figure out which of the center points it is closest toFigure 7

Next, we inspect each cluster. By taking the distance from each point to the center point's position, we assign them to the closest cluster. The new center positions are in Figure 8.

new center positionsFigure 8

After many iterations of this process, the computer figures out the clusters in the data and label them appropriately. Eventually, the centers stop moving, which means that the algorithm has finished. There are a few drawbacks to this algorithm. Since the initial centers of the clusters are random, they are prone to inaccuracy. This process repeats until it stops moving the center, which can take a while. Also, outliers in the data can cause issues when taking the average position of a cluster. The outlier can pull the center further away from the actual center of the cluster. 

Another clustering algorithm we can look at is called PAM, which stands for partitioning around medoids. This algorithm looks very similar to k-means except for instead of choosing random areas for the clusters, we randomly choose which data points are the centers. Let's do a more straightforward example with a data set with a k of two, which is seen in Figure 9.

partitioning around medoids
Figure 9

After randomly picking two data points to be the centers of the clusters and iterating through all the other points and assigning them to the closest cluster (see Figure 10), we can calculate the error.

assigning them to the closest clusterFigure 10

The error is the total distance from each point to the center point of the cluster. So, if the point is close to the center, the error is small. When the point is on the edge of the cluster, it is far from the center, therefore increasing the error. From here, the algorithm simply picks a different data point in each cluster to be the new center point and calculates the error (this finds the center of the cluster). If the error calculated is more significant, it moves the center point back to where it was previously. If the error calculated is smaller, that point becomes the new center point.  

Over time, the algorithm notes that no matter where it moves, the error always increases, which means it found the right point closest to the center of the cluster. In this algorithm, outliers have less of an impact because it can't move the center position to an outlier as the error would be too large. 

What happens if it doesn't make sense to group the data? For example, if I have a scatter plot of people heights versus their weights, there is no logical way to group that data. One way to handle this kind of data is through regression. 

 

What is regression? 

When we have data that doesn't neatly fit into one category, meaning it qualifies into two or more of the categories, use regression. Regression is using an existing trend to predict an unknown value. One of the more natural examples of regression is linear regression, just like in Algebra classes. It is known as 'finding a line of best fit.' So, let's say we start with a set of data that looks like Figure 11. Where the x-axis is our input value, and the y-axis is our output.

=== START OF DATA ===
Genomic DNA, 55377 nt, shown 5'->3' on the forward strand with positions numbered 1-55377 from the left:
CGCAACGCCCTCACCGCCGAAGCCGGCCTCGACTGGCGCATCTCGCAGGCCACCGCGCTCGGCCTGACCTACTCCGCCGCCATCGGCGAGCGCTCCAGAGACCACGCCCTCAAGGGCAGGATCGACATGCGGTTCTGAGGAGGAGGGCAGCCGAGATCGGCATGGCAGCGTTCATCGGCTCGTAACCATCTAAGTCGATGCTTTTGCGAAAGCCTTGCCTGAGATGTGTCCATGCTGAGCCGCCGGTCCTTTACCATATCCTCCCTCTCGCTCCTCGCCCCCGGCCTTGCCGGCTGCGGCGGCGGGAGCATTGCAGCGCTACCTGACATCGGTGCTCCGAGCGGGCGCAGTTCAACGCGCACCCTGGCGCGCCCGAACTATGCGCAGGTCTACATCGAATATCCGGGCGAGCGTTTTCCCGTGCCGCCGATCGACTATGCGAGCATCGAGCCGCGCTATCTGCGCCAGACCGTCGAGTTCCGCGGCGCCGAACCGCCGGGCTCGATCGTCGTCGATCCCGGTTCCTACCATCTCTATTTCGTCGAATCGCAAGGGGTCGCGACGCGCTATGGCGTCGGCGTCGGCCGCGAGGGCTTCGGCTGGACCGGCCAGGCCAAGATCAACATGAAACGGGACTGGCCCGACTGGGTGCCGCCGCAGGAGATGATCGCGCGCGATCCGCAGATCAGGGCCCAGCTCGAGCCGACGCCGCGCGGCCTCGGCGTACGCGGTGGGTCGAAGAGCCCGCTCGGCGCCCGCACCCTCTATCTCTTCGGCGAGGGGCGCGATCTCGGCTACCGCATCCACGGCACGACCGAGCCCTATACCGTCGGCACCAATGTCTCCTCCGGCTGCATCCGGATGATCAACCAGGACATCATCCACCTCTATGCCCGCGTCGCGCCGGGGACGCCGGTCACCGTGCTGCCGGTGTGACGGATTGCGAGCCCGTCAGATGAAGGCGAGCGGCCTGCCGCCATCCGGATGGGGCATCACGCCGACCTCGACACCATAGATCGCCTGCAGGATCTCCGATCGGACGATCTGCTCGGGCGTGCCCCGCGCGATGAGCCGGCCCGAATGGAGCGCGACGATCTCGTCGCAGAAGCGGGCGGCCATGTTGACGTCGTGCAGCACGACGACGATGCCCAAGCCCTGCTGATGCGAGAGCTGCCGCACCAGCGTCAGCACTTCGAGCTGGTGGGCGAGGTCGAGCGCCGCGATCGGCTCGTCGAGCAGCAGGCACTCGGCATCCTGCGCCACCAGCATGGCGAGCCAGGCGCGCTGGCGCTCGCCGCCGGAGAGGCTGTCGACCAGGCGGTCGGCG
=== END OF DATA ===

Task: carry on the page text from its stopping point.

data setFigure 11

Recall from algebra that the formula for a line is y=mx+b, where m is the slope of the line, and b is the y-intercept or the point where the line crosses the y-axis. The point of linear regression is to create the best fit line that is as close as possible to each data point. So, in this example, the line of best fit would probably look something like Figure 12.

best fit lineFigure 12

Now, if we have a new value that we want to find an output value for, we can just figure out where it would land on the line. You start at the x-axis where the value is and move up until you hit the line, and that would be the output value (see Figure 13).

where you land in the lineFigure 13

Once we have a model, regardless of how we generated it, we can calculate our error: the average distance between what the correct answer was and what our prediction was. Most methods to calculate error involve taking the difference between what you predicted and the actual value, adding them up, and dividing by how many there are. 

If we do our error calculation this way, we could end up with an error of zero.  An error of zero means we overestimated half the time and underestimated the other half. 

When this happens, we can run 'mean absolute error,' which is when we take the absolute value of the difference between the prediction and the actual before adding them all up and dividing by the number of instances. Another option to quantify the negative predictions is to square the difference, add them up, then divide by how many there are, and lastly, take the square root of that number. Also, this is known as the root mean square error. After we get our error, we can tweak our model to minimize that value until we are happy with its accuracy. 

 

This concludes the Data Analysis Series! Together we have defined what data is, techniques for data visualization, cleaning raw data, and of course, classification. 

Would you like us to cover other topics? Drop us a note on our LinkedIn page!

 

 

Read the full series!

Part 1: Introduction to Data Analytics

Part 2: What is Data

Part 3: Basic Data Visualization Techniques

Part 4: Clean Raw Data

Part 5: Data Classification, Clustering, and Regression

 

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Resources:

https://www.kaggle.com/c/titanic/data

https://www.youtube.com/playlist?list=PLzH6n4zXuckpfMu_4Ff8E7Z1behQks5ba

 

Alexis Vander Wilt

Written by Alexis Vander Wilt

I am a senior Computer Science and Mathematics student, with a passion for understanding Data Analysis and its impacts. I work as part of the team at Query.AI where we are using Natural Language Processing to allow users to “talk to your data” reducing the security learning curve and working to make security more accessible to all.